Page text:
Are you in a mid-week rut, unsure what to write about? Are you working on your content calendar? Here are some article ideas for ya!
Workers that keep essential businesses running want more pay and better protection…
Instacart shoppers went on strike amid demands for free protective gear, a $5-an-order hazard payment, a push to increase the default tip amount and calls for changes to the sick pay policy.
- First, Instacart extended its paid leave program and offered bonuses and batch promotions.
- Then, the company announced it’s having a manufacturer make hand sanitizer for its shoppers and it changed default tipping.
- Ultimately, Instacart said it wasn’t phased by the strike and sold more groceries than ever.
Amazon workers also went on strike Monday.
- The company fired the individual who led the strike in Staten Island.
- But Amazon’s tech workers are demanding the company do right by people and threatened not to work for the company if it doesn’t.
Then, on Tuesday, Whole Foods (which is owned by Amazon) scheduled a mass sick-out to add pressure to workers’ demands, such as calls to the sick policy and double pay for the hazards of working during the coronavirus.
Meanwhile, Walmart and Target workers are concerned about their working conditions and the lack of paid time off, but they say their employers don’t seem to give a damn.
This week, Walmart said it will start taking employees’ temperatures–once thermometers arrive but that will take weeks in some cases. And, the company will offer gloves and “high-quality” masks, as “supplies permit.”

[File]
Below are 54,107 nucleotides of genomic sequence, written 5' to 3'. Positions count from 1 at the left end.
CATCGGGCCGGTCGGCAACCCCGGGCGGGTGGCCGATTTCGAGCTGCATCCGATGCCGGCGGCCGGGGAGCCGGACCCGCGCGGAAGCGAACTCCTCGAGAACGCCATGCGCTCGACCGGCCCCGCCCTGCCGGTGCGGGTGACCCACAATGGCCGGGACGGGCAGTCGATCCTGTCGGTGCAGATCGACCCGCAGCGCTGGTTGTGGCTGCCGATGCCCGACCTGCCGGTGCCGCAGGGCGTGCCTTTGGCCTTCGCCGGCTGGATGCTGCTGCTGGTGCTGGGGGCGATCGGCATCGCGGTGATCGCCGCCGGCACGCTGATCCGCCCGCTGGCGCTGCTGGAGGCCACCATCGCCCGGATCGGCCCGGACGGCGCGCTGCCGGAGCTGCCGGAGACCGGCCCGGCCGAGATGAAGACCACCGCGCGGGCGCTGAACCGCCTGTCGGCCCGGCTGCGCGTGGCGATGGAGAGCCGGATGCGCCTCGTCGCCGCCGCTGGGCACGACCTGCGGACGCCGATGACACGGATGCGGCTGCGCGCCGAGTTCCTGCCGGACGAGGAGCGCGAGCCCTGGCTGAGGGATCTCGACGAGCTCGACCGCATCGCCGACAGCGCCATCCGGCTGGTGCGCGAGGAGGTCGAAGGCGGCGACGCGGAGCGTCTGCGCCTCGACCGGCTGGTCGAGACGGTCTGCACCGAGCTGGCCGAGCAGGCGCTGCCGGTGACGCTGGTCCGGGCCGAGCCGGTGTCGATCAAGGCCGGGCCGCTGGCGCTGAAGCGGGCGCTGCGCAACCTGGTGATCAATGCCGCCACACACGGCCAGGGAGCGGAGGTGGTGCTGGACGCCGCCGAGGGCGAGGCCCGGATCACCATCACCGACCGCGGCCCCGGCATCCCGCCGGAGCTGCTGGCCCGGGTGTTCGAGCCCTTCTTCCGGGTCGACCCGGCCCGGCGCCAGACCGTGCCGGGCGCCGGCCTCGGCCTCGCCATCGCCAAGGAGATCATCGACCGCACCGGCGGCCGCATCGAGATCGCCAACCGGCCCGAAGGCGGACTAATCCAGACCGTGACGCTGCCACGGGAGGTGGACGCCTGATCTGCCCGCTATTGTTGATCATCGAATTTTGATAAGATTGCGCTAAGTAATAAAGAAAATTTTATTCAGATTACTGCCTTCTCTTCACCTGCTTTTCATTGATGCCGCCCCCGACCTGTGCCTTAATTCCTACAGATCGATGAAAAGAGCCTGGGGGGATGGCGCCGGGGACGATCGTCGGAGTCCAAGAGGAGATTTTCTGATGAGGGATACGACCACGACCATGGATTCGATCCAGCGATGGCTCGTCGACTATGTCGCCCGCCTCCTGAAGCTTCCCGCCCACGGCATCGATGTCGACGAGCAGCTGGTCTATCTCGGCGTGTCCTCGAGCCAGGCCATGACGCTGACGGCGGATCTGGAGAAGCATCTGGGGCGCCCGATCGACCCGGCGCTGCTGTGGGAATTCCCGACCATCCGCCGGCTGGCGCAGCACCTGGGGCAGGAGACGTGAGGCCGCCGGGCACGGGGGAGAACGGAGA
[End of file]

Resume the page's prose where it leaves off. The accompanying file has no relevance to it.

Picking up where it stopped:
In some cases, unions are stepping in…
- UFCW Local 1518 in Canada is calling on British Columbia to offer grocery workers, pharmacy workers, industrial food producers, and home care assistants the same childcare benefits as offered to other essential workers.
- UFCW Canada pressed meat producers at Olymel, Cargill, and Maple Leaf Foods for premium pay increases and more safety protections.
- Teamsters is calling out Canada for not doing enough to protect railroad workers.
Questions that are likely burning in the mind of your readers:
- What rights and protections do workers have? Do you have to report to work if your workplace is unsafe?
- Can companies can be held liable for endangering their employees?
- Can companies be held liable for endangering the public?
- Are employers proactive or simply being reactive to pressure?
- Are employers going beyond the minimum?
- And are companies hiring thousands of employees to address consumer demand? Or are they amassing pools of replacements for employees they expect to get sick?
Speaking of protection, players in the fashion industry are committing to make gear…
L.L. Bean workers are turning dog bed liners into masks for MaineHealth.
Fanatics is taking the mesh normally used jerseys to make masks and gowns for hospitals in Pennsylvania and others states.
Carhartt will produce 50,000 medical gowns and 2.5 million masks.
LVMH will use its perfume production lines to make free hand sanitizer.
And New Balance said it’ll make masks but doesn’t know where or when.
Companies in other industries are jumping onboard too
- American Leather Holdings will go from making upholstery to gowns and masks.
- General Motors is ramping up to the ability to make 1.5 million medical masks a month and expects to ship the first 20,000 next week. GM is also partnering with Ventec Life Systems to make ventilators.
Here are images you can download for your story.
- Ford plans to crank out 50,000 ventilators in 100 days and then make 30,000 a month.